Ovarian Tumors


Essentials of Diagnosis

  • Vague gastrointestinal discomfort.  
  • Pelvic pressure and pain.  
  • Many cases of early-stage cancer are asymptomatic.  
  • Pelvic examination, CA 125, and ultrasound are mainstays of diagnosis.

General Considerations

Ovarian tumors are common. Most are benign, but malignant ovarian tumors are the leading cause of death from reproductive tract cancer. The wide range of types and patterns of ovarian tumors is due to the complexity of ovarian embryology and differences in tissues of origin (Table 17-4).

In women with no family history of ovarian cancer, the lifetime risk is 1.6%, whereas a woman with one affected first-degree relative has a 5% lifetime risk. With two or more affected first-degree relatives, the risk is 7%. Approximately 3% of women with two or more affected first-degree relatives will have a hereditary ovarian cancer syndrome with a lifetime risk of 40%. Women with a BRCA1 gene mutation have a 45% lifetime risk of ovarian cancer and those with a BRAC2 mutation a 25% risk. These women should be screened annually with transvaginal sonography (TVS) and CA 125 testing, and prophylactic oophorectomy is recommended by age 35 or whenever childbearing is completed because of the high risk of disease. The benefits of such screening for women with one or no affected first-degree relatives are unproved, and the risks associated with unnecessary surgical procedures may outweigh the benefits in low-risk women.

Clinical Findings

A. Symptoms and Signs
Unfortunately, most women with both benign and malignant ovarian neoplasms are either asymptomatic or experience only mild nonspecific gastrointestinal symptoms or pelvic pressure. Women with early disease are typically detected on routine pelvic examination. Women with advanced malignant disease may experience abdominal pain and bloating, and a palpable abdominal mass with ascites is often present.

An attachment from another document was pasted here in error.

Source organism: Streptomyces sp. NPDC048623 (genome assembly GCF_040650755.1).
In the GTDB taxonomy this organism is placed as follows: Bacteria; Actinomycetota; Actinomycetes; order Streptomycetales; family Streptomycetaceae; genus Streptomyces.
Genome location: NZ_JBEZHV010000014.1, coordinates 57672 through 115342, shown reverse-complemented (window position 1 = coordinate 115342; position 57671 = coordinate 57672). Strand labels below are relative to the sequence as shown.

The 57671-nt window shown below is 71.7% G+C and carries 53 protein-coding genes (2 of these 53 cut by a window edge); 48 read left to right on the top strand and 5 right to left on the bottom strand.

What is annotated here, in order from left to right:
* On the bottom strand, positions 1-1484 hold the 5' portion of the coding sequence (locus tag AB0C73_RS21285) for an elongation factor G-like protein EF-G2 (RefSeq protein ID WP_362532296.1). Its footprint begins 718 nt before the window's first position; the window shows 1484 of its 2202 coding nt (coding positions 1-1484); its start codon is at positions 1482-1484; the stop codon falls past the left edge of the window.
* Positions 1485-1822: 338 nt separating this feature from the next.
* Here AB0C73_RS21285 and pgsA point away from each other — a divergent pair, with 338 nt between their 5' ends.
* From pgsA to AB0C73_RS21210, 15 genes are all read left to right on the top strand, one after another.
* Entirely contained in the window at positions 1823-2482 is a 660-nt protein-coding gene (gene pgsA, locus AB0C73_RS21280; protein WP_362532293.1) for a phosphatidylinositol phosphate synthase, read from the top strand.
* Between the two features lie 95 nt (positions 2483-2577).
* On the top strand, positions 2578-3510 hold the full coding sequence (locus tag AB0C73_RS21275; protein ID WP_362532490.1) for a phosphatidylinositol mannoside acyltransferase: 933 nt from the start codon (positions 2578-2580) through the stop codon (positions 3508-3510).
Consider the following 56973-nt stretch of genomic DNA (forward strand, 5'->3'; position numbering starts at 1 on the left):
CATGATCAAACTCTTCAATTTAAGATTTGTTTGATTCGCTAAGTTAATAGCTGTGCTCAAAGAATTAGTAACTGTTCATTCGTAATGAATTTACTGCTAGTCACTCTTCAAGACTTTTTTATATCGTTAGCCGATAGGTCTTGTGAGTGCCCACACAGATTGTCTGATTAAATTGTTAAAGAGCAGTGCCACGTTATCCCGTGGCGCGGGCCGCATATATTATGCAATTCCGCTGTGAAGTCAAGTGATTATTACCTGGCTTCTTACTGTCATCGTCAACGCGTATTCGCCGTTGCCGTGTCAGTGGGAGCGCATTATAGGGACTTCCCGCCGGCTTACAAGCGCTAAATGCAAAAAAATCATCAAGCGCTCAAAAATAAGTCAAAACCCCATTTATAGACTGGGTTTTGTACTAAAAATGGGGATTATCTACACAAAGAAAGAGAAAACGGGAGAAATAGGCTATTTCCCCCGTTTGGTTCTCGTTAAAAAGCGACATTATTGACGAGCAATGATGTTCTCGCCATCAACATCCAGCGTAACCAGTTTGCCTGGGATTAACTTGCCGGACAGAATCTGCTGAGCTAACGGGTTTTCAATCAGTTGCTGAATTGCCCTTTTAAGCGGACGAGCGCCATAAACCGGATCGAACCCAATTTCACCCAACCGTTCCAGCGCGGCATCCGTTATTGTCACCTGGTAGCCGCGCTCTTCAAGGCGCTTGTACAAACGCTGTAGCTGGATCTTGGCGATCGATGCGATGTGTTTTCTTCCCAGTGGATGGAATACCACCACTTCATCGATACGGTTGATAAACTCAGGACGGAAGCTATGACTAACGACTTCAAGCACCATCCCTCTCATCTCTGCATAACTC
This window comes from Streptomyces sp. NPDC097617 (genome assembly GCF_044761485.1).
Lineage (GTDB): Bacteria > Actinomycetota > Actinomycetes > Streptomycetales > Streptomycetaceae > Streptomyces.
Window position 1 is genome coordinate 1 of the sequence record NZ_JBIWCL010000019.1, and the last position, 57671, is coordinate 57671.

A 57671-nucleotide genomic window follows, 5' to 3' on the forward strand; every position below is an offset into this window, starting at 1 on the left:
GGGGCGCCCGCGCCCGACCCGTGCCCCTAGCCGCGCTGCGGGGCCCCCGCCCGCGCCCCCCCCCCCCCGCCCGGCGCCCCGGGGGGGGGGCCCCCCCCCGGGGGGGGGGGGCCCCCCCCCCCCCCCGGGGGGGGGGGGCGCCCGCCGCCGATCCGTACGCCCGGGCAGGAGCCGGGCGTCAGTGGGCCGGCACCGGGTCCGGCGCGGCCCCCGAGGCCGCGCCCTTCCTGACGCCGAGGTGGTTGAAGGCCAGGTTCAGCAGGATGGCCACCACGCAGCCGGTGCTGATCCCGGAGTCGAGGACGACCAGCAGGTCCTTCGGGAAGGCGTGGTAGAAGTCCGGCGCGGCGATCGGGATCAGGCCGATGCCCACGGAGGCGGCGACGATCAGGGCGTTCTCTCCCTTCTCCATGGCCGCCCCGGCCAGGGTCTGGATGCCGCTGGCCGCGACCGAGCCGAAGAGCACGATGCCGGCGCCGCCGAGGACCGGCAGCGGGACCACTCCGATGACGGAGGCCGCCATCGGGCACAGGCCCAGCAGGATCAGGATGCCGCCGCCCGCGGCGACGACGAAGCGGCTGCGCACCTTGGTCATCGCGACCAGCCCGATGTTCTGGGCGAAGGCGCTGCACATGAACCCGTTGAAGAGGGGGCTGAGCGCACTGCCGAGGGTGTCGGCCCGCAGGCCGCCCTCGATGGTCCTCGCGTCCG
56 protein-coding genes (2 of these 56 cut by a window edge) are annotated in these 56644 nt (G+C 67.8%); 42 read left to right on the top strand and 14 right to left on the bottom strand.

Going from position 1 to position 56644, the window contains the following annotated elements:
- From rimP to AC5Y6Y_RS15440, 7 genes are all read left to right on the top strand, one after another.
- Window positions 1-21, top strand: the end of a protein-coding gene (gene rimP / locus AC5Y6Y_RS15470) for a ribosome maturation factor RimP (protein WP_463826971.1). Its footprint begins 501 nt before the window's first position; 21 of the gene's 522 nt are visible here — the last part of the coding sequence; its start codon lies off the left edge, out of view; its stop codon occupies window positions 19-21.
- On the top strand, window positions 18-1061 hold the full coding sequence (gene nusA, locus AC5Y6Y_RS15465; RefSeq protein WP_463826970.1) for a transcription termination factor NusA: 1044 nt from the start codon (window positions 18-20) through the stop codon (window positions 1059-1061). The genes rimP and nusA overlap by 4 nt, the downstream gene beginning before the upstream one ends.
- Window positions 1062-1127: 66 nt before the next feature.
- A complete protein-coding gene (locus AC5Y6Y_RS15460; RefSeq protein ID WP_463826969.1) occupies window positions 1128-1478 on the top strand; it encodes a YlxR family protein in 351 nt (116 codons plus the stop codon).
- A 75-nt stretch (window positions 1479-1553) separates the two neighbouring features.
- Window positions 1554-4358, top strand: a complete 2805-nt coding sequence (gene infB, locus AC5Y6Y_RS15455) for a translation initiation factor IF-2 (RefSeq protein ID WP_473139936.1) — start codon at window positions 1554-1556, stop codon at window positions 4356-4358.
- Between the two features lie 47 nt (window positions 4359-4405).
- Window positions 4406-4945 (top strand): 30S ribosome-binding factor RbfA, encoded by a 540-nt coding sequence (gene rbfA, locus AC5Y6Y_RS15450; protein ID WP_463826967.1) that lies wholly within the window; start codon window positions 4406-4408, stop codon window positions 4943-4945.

B. Laboratory Findings
An elevated serum CA 125 (> 35 units) indicates a greater likelihood that an ovarian tumor is malignant. CA 125 is elevated in 80% of women with epithelial ovarian cancer overall but in only 50% of women with early disease. Furthermore, serum CA 125 may be elevated in premenopausal women with benign disease such as endometriosis.

C. Imaging Studies
TVS is useful for screening high-risk women but has inadequate sensitivity for screening low-risk women. Ultrasound is helpful in differentiating ovarian masses that are benign and likely to resolve spontaneously from those with malignant potential. Color Doppler imaging may further enhance the specificity of ultrasound diagnosis.

Differential Diagnosis

Once an ovarian mass has been detected, it must be categorized as functional, benign neoplastic, or potentially malignant. Predictive factors include age, size of the mass, ultrasound configuration, CA 125 levels, the presence of symptoms, and whether the mass is unilateral or bilateral. In a premenopausal woman, an asymptomatic, mobile, unilateral, simple cystic mass less than 7.5 cm may be observed for 4-6 weeks. Most will resolve spontaneously. If the mass is larger or unchanged on repeat pelvic examination and TVS, surgical evaluation is required.

Most ovarian masses in postmenopausal women require surgical evaluation. However, a postmenopausal woman with an asymptomatic unilateral simple cyst less than 5 cm in diameter and a normal CA 125 level may be followed closely with TVS. All others require surgical evaluation.

Laparoscopy may be used when an ovarian mass is small enough to be removed with a laparoscopic approach. If malignancy is suspected, preoperative workup should include chest x-ray, evaluation of liver and kidney function, and hematologic indices.


If a malignant ovarian mass is suspected, surgical evaluation should be performed by a gynecologic oncologist. For benign neoplasms, tumor removal or unilateral oophorectomy is usually performed. For ovarian cancer in an early stage, the standard therapy is complete surgical staging followed by abdominal hysterectomy and bilateral salpingo-oophorectomy with omentectomy and selective lymphadenectomy. With more advanced disease, aggressive removal of all visible tumor improves survival. Except for women with low-grade ovarian cancer in an early stage, postoperative chemotherapy is indicated. Several chemotherapy regimens are effective, such as the combination of cisplatin or carboplatin with paclitaxel, with clinical response rates of up to 60-70%.


Unfortunately, approximately 75% of women with ovarian cancer are diagnosed with advanced disease after regional or distant metastases have become established. The overall 5-year survival is approximately 17% with distant metastases, 36% with local spread, and 89% with early disease.

Im DD et al: Contemporary management of ovarian cancer. Obstet Gynecol Clin North Am 2001;28;759.

Kauff ND et al: Risk-reducing salpingo-oophorectomy in women with a BRCA1 or BRCA2 mutation. N Engl J Med 2002; 346:1609.

Provided by ArmMed Media
Revision date: July 4, 2011
Last revised: by David A. Scott, M.D.